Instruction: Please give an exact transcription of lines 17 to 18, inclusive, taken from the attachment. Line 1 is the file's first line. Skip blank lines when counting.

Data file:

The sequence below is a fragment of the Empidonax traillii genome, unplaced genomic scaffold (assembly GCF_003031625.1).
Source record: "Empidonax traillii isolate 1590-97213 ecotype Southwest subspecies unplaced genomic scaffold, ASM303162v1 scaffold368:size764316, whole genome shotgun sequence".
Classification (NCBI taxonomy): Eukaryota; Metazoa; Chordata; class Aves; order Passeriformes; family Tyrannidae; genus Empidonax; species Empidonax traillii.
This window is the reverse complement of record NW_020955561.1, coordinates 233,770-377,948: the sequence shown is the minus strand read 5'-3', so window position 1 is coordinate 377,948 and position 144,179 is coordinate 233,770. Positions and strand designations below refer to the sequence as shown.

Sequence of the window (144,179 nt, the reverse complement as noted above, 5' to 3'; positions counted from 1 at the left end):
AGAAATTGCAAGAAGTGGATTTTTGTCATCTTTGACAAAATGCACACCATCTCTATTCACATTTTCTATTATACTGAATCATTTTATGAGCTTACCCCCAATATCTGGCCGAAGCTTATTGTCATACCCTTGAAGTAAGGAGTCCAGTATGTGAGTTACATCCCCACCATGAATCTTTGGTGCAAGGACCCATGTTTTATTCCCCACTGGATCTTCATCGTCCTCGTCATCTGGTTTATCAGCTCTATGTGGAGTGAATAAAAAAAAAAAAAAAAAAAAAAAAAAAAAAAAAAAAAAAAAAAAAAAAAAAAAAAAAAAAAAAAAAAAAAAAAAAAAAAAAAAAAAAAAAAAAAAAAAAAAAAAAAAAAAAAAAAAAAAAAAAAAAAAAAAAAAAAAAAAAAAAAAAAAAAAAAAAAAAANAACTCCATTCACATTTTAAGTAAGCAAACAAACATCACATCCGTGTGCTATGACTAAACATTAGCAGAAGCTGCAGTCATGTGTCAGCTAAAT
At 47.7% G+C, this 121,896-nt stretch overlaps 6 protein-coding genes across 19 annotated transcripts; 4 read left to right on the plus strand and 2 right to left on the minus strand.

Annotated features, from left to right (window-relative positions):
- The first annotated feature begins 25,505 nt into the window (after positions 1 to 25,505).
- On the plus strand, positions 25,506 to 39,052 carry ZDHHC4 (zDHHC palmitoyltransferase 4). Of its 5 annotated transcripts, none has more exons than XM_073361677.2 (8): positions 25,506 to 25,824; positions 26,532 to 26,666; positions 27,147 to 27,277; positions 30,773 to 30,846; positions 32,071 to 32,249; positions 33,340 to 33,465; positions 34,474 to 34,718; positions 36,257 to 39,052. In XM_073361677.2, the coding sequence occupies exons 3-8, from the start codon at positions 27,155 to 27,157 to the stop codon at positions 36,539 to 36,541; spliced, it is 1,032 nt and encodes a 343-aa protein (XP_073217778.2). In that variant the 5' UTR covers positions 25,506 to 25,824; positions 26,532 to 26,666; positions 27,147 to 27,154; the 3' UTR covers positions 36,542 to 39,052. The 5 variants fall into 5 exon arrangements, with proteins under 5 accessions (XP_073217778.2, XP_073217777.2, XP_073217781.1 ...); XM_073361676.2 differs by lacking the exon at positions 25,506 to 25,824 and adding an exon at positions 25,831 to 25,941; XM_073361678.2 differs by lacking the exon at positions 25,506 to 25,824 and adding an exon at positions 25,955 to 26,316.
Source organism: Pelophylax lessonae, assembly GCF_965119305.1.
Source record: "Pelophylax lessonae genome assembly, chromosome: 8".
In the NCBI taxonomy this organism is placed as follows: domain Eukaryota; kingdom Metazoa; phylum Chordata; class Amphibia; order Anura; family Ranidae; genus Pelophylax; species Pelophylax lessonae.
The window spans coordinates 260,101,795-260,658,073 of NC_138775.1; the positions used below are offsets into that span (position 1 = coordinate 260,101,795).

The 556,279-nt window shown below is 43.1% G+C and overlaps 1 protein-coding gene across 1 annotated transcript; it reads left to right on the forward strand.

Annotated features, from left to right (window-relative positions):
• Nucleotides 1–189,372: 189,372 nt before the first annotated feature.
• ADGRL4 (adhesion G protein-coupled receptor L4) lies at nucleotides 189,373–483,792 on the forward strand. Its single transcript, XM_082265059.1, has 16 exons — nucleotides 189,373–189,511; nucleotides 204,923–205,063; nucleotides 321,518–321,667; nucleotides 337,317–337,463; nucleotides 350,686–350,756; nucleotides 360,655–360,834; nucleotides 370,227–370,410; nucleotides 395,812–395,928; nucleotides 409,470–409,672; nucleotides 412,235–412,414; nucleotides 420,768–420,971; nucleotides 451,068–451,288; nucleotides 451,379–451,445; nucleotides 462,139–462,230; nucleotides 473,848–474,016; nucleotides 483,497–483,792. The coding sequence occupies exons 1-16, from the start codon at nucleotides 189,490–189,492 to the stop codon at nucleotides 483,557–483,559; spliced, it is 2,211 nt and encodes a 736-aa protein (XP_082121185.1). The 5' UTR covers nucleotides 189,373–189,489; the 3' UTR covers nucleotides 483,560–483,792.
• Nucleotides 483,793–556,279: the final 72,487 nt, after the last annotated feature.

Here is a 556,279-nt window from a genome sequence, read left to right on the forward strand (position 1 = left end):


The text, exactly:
• Nucleotides 1–189,372: 189,372 nt before the first annotated feature.
• ADGRL4 (adhesion G protein-coupled receptor L4) lies at nucleotides 189,373–483,792 on the forward strand. Its single transcript, XM_082265059.1, has 16 exons — nucleotides 189,373–189,511; nucleotides 204,923–205,063; nucleotides 321,518–321,667; nucleotides 337,317–337,463; nucleotides 350,686–350,756; nucleotides 360,655–360,834; nucleotides 370,227–370,410; nucleotides 395,812–395,928; nucleotides 409,470–409,672; nucleotides 412,235–412,414; nucleotides 420,768–420,971; nucleotides 451,068–451,288; nucleotides 451,379–451,445; nucleotides 462,139–462,230; nucleotides 473,848–474,016; nucleotides 483,497–483,792. The coding sequence occupies exons 1-16, from the start codon at nucleotides 189,490–189,492 to the stop codon at nucleotides 483,557–483,559; spliced, it is 2,211 nt and encodes a 736-aa protein (XP_082121185.1). The 5' UTR covers nucleotides 189,373–189,489; the 3' UTR covers nucleotides 483,560–483,792.